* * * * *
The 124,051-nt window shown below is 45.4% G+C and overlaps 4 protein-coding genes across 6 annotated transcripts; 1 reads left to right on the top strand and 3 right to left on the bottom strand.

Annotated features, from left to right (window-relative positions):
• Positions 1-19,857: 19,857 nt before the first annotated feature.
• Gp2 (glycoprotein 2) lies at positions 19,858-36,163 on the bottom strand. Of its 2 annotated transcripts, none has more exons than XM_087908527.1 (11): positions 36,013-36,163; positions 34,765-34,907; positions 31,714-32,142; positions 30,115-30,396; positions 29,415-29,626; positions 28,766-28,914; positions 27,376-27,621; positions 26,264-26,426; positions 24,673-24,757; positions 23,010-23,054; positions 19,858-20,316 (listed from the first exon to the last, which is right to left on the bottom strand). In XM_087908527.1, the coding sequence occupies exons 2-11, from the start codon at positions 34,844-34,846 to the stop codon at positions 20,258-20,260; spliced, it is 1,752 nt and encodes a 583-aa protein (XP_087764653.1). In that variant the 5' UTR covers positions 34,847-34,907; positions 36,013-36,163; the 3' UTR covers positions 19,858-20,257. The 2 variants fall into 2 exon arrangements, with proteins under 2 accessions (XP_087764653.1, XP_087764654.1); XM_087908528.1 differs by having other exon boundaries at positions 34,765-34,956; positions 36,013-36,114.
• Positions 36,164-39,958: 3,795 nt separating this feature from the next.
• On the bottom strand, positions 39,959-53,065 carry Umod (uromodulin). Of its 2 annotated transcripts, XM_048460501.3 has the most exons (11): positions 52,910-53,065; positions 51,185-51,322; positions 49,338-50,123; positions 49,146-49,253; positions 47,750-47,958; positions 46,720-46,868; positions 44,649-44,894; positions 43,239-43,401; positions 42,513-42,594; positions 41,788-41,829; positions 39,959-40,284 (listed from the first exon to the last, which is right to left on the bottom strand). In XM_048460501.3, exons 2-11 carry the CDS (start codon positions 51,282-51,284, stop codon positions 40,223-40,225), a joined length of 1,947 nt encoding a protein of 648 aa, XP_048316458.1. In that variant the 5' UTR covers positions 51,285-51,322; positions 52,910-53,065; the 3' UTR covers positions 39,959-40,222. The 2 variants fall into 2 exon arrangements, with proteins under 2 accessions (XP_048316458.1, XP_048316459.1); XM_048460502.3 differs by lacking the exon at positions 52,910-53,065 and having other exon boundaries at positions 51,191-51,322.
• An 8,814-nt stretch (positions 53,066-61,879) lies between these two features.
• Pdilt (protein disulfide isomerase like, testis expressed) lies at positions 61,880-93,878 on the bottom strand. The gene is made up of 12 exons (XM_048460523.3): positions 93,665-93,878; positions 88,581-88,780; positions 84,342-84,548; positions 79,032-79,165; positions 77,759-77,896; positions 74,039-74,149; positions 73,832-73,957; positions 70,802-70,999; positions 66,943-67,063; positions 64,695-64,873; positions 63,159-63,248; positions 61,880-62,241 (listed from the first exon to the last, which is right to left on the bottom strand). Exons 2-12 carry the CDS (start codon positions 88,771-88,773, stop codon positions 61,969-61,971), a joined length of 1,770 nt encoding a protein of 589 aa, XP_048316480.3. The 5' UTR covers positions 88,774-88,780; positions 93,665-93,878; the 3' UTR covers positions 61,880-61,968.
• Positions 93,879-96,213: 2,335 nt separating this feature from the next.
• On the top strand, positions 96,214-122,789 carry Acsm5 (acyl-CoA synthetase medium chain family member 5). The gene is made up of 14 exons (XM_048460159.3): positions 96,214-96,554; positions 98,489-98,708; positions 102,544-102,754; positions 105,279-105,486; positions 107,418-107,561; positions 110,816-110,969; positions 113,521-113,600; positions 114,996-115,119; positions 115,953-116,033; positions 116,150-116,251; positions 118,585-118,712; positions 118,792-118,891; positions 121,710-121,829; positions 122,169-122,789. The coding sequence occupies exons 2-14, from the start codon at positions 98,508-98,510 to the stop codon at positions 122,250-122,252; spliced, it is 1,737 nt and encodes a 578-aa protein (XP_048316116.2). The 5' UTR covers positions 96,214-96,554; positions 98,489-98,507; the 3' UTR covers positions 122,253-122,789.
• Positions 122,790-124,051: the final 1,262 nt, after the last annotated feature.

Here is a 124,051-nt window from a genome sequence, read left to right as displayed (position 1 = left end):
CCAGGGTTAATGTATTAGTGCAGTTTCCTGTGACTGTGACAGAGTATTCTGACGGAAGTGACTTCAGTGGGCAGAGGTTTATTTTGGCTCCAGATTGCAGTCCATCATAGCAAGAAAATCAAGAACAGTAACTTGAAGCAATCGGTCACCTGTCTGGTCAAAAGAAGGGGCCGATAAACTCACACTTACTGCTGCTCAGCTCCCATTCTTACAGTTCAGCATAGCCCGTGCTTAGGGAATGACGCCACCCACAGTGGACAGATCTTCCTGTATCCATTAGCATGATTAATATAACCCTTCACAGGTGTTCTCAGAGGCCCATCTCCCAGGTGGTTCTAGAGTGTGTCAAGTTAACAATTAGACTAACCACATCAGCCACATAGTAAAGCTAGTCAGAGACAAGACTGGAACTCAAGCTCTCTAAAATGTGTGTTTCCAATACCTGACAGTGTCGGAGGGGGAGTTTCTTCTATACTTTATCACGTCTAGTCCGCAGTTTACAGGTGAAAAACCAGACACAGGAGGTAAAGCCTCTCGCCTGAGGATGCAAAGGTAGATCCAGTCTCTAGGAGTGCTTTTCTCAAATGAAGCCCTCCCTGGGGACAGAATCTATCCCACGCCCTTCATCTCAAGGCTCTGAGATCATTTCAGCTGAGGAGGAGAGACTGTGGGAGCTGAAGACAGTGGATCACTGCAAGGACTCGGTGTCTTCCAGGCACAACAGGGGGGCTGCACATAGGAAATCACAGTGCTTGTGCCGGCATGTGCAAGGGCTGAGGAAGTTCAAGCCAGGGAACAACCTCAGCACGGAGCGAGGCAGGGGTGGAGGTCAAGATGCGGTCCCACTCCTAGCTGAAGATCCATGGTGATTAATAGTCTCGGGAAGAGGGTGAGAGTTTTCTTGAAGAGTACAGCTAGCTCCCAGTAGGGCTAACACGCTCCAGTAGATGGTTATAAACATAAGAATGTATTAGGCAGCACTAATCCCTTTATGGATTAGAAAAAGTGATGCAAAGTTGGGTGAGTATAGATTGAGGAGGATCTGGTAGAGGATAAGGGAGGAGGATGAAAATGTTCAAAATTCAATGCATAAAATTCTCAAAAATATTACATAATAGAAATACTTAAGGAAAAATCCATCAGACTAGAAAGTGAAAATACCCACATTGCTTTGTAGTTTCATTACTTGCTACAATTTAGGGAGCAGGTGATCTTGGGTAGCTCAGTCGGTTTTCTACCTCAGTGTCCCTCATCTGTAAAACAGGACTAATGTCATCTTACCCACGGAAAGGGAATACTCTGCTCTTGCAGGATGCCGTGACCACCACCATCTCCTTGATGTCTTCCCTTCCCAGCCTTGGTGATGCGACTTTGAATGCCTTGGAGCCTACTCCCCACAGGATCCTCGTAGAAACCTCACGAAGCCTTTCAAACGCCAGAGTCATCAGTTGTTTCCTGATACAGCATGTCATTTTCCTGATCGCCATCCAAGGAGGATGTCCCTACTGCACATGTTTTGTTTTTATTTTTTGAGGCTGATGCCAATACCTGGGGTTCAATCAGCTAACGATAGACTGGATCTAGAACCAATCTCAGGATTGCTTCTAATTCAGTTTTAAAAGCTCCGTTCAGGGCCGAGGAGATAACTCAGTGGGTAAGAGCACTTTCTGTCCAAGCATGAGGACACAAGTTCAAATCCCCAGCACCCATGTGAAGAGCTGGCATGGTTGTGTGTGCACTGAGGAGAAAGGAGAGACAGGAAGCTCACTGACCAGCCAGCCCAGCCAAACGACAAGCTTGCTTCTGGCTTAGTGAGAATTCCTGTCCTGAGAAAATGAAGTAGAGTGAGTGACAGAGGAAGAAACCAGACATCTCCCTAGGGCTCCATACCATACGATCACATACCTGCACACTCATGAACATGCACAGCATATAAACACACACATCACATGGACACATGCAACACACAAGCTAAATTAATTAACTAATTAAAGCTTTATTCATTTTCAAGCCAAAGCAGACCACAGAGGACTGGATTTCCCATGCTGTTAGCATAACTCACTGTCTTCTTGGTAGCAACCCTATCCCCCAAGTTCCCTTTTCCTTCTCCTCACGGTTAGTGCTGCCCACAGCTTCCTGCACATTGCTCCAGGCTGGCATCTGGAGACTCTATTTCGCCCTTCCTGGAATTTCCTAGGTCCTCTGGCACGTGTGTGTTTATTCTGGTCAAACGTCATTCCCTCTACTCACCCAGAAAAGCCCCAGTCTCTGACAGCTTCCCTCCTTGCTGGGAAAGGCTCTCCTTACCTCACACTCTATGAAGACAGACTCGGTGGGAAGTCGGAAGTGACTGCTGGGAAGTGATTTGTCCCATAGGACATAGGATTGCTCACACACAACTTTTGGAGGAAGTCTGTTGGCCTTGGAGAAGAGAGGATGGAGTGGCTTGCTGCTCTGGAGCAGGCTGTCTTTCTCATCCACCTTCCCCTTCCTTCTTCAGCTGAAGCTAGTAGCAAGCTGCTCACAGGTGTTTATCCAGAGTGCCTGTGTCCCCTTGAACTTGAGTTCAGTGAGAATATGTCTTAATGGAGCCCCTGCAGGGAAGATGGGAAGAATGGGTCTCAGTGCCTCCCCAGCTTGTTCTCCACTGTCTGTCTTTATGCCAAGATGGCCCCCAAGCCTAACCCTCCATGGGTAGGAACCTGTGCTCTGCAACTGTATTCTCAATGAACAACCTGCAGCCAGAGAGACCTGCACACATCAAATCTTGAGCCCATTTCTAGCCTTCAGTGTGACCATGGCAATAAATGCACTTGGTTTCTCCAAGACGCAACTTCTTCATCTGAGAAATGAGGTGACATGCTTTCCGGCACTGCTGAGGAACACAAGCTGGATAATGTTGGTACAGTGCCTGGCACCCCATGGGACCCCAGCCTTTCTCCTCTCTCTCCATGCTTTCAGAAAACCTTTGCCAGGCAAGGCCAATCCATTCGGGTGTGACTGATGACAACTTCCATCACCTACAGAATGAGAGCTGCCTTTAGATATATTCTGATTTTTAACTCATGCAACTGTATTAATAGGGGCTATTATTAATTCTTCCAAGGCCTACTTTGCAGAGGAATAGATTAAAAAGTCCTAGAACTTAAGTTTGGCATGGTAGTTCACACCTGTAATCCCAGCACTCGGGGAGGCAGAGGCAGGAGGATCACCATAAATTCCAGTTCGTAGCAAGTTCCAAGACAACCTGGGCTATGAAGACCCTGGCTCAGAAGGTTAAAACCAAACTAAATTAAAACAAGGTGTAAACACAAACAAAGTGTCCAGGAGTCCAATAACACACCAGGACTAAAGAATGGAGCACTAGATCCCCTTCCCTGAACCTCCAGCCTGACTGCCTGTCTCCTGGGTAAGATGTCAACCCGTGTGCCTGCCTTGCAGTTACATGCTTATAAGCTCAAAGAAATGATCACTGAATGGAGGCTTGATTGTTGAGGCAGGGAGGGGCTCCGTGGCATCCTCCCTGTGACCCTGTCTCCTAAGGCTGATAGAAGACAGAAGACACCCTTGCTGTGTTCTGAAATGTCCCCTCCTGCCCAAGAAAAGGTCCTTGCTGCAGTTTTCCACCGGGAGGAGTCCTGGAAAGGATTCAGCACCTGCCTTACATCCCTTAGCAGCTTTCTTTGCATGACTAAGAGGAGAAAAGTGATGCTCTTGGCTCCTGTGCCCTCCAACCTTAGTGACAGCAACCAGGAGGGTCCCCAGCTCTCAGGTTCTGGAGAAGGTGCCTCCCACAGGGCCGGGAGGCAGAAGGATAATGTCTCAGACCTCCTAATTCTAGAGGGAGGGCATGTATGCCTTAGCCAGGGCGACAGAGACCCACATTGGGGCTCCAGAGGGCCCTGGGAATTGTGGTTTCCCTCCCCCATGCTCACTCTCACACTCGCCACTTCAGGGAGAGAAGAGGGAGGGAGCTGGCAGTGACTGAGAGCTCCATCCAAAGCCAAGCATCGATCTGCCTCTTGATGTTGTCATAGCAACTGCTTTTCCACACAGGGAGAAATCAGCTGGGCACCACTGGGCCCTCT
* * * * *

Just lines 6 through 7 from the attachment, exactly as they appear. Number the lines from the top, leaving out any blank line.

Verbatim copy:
• On the bottom strand, positions 39,959-53,065 carry Umod (uromodulin). Of its 2 annotated transcripts, XM_048460501.3 has the most exons (11): positions 52,910-53,065; positions 51,185-51,322; positions 49,338-50,123; positions 49,146-49,253; positions 47,750-47,958; positions 46,720-46,868; positions 44,649-44,894; positions 43,239-43,401; positions 42,513-42,594; positions 41,788-41,829; positions 39,959-40,284 (listed from the first exon to the last, which is right to left on the bottom strand). In XM_048460501.3, exons 2-11 carry the CDS (start codon positions 51,282-51,284, stop codon positions 40,223-40,225), a joined length of 1,947 nt encoding a protein of 648 aa, XP_048316458.1. In that variant the 5' UTR covers positions 51,285-51,322; positions 52,910-53,065; the 3' UTR covers positions 39,959-40,222. The 2 variants fall into 2 exon arrangements, with proteins under 2 accessions (XP_048316458.1, XP_048316459.1); XM_048460502.3 differs by lacking the exon at positions 52,910-53,065 and having other exon boundaries at positions 51,191-51,322.
• An 8,814-nt stretch (positions 53,066-61,879) lies between these two features.